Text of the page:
Built in 1906, 130-132 Varennes served as emergency housing for people left homeless by the great San Francisco earthquake. In the pre-dawn hours of April 18, 1906, an 8.2 earthquake violently shook San Francisco. As destructive as the earthquake and its aftershocks were, the ensuing fires that burned out of control ravaged the young city. Ruptured gas mains caused over 30 fires that consumed 25,000 buildings. 130-132 Varennes Street, located between Union and Filbert Streets in the Telegraph Hill neighborhood, has two dwellings and three outdoor areas offering a contemporary indoor-outoor lifestyle while preserving a unique connection to San Francisco’s history.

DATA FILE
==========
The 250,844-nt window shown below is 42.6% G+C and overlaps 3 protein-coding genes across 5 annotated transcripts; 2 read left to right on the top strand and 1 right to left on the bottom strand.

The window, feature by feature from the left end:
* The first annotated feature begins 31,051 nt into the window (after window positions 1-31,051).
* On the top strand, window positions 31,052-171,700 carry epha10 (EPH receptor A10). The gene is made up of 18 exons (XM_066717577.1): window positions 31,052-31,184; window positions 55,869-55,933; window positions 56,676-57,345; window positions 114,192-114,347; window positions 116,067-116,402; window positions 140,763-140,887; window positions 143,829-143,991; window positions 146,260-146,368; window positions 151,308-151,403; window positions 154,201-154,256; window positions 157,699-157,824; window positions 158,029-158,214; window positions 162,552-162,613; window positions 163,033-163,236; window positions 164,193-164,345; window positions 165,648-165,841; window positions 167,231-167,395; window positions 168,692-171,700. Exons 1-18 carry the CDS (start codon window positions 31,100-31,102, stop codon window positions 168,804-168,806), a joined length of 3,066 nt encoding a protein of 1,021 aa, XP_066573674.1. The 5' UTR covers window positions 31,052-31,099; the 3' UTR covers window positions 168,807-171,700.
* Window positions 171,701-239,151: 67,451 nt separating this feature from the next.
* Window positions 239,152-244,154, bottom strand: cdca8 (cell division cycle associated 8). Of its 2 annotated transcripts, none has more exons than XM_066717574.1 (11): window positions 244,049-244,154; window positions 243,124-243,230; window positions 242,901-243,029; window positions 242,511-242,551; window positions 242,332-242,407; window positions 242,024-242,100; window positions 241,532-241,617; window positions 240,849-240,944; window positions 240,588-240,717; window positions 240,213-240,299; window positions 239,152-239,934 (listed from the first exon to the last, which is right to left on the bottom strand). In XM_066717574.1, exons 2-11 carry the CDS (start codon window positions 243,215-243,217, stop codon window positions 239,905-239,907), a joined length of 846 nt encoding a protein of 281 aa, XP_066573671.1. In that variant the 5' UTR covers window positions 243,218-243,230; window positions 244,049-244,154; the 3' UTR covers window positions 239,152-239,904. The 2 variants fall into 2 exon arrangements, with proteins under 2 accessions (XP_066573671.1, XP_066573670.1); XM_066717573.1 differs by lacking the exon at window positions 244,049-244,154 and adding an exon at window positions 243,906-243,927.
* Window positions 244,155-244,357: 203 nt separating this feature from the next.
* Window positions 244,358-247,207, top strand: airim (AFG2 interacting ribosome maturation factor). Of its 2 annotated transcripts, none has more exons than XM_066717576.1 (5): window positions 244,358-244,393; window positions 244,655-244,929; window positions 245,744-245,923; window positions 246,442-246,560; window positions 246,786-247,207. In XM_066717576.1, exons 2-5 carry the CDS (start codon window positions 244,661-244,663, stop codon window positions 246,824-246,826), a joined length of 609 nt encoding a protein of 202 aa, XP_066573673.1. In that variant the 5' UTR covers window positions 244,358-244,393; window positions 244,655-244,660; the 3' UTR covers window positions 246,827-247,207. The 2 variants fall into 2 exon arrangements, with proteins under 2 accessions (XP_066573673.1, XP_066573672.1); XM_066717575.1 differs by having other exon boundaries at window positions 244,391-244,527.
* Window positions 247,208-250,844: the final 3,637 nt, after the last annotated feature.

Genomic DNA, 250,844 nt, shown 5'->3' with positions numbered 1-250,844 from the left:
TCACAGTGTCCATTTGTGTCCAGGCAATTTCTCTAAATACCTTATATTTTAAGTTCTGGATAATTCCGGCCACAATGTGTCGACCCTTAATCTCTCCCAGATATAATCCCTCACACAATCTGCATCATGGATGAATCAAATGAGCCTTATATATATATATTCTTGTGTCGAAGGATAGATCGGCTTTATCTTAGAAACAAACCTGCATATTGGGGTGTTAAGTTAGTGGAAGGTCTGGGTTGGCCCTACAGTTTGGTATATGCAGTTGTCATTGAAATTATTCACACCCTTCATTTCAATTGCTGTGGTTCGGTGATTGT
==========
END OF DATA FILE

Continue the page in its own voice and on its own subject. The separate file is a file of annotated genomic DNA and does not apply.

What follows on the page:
“It is impossible to judge the length of that shock. To me it seemed an eternity. I was thrown prone on my back and the pavement pulsated like a living thing. Around me the huge buildings, looming up more terrible because of the queer dance they were performing wobbled and veered. Crash followed crash and resounded on all sides. Screeches rent the air as terrified humanity streamed out into the open in agony of despair.” “WRECK OF CITY’S BUILDINGS AWFUL” BY FRED J. HEWITT, April 20, 1906 by the San Francisco Examiner. http://www.sfmuseum.net/1906/06.html